From the international number one bestseller comes the most clever and gripping thriller of 2019.
It’s June 2008 and twenty-one-year-old Adam Lattimer vanishes, presumed dead. The strain of his disappearance breaks his already fragile family.
Ten years later, with his mother deceased and siblings scattered across the globe, Adam turns up unannounced at the family home. His siblings return reluctantly to Spanish Cove, but Adam’s reappearance poses more questions than answers. The past is a tangled web of deceit.
And, as tension builds, it’s apparent somebody has planned murderous revenge for the events of ten years ago.
The thriller genre is full of dysfunctional family dynamics but they don’t come more twisted than this. The Lattimer family is made up of a deceased mother, a narcissistic father, and six children, each of whom has their own reason to hate their father. One of the brothers, Adam, disappeared ten years previously but, when he suddenly returns, the family have a lot of questions for him. When the father of the family, Frazer, is killed on a yacht when celebrating Adam’s return and his own recent engagement, it soon becomes clear that he was murdered. What follows is an examination of each member of the family and their individual relationship with the rest of their siblings, their parents, and with money, which is an important element throughout the book.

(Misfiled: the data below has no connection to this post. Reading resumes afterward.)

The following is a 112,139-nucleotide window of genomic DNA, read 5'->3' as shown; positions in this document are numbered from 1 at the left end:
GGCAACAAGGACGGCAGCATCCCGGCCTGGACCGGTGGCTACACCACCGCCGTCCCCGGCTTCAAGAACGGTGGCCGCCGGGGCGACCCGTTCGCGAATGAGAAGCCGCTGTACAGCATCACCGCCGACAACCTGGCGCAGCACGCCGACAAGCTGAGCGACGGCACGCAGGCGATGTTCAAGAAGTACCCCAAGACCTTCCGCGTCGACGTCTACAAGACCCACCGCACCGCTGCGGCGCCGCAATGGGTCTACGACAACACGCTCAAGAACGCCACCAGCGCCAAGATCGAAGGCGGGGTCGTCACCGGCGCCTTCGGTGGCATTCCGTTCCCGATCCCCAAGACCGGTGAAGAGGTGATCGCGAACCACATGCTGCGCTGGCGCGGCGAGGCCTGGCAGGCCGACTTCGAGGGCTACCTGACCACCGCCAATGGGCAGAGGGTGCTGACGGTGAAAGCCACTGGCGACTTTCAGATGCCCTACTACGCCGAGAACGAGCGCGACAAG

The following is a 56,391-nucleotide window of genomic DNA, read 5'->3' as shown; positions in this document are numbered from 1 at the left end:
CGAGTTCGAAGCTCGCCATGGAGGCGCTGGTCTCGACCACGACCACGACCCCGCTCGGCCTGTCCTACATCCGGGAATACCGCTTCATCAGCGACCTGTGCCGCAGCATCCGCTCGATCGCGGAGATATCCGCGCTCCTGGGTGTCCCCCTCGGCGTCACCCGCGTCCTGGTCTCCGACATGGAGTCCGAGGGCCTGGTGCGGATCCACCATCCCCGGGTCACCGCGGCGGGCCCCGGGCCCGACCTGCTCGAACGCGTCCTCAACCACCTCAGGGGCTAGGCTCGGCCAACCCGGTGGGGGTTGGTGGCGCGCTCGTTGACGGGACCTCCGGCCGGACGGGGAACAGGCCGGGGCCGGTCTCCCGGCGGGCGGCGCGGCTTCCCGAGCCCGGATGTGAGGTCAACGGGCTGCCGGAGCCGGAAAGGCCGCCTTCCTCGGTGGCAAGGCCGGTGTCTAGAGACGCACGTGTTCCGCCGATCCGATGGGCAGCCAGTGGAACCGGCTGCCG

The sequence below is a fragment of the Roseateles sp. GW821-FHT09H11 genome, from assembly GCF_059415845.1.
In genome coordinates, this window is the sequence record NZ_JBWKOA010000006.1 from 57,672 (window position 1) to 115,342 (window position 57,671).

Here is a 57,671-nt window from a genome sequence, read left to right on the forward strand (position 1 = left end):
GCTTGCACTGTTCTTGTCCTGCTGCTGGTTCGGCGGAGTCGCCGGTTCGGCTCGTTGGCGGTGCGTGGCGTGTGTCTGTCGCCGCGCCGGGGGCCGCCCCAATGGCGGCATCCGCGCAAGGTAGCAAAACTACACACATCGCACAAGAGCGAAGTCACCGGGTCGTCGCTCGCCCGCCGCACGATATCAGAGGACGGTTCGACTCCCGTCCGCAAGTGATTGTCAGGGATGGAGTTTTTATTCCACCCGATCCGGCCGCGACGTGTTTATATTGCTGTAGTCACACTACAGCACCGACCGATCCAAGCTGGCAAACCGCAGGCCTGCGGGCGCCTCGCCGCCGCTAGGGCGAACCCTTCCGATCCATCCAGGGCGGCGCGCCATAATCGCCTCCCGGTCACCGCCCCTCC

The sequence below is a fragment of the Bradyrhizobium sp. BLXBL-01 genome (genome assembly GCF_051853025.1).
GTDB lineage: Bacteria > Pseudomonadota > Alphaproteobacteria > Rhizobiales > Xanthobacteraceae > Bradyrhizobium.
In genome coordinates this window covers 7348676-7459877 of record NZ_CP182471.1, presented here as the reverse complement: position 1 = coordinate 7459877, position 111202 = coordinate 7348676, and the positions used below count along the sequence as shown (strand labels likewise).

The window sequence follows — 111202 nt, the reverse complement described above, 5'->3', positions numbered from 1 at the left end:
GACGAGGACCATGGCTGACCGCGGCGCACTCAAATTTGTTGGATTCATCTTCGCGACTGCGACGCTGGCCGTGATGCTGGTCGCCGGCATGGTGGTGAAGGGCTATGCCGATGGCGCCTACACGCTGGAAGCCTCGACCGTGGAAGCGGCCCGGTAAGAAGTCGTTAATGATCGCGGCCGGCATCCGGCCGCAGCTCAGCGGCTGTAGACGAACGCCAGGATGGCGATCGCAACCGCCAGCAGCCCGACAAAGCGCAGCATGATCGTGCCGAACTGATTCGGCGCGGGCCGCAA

Each sibling narrates their own chapters and the book is incredibly balanced and engaging throughout. Each narrator has secrets as a result of growing up within such a dysfunctional household and, although not all are completely sympathetic, we can identify with all of them because of their upbringing. Frazer is one of the cruelest and most narcissistic characters I’ve read in a long time. He tormented each of his kids with his vicious tongue and mind games and drove many of them away from him. On a personal note, as the child of a toxic father, each of the siblings’ relationship with Frazer feels startlingly real and authentic.
The book also features both past and present narratives from the various perspectives and DS Rob Downes, who has a personal connection with the family, investigates Frazer’s death. The book feels like an Agatha Christie novel, as Downes questions each of the suspects in turn, including family friend Danny whose yacht the family was on when Frazer was murdered and Frazer’s new girlfriend. The book gradually culminates in a truly satisfying conclusion, which is quite rare these days, illustrating just how well it’s constructed and how much Spain is still at the top of her game. Jo Spain never disappoints and this is no different. It’s an outstanding whodunit that feels like an old fashioned murder mystery.
My thanks to Jo Spain, Quercus, Milly Reid, and NetGalley for giving me an advanced review copy in return for an honest review.
Kindle edition, 432 pages
Publication: January 16th 2020 by Quercus
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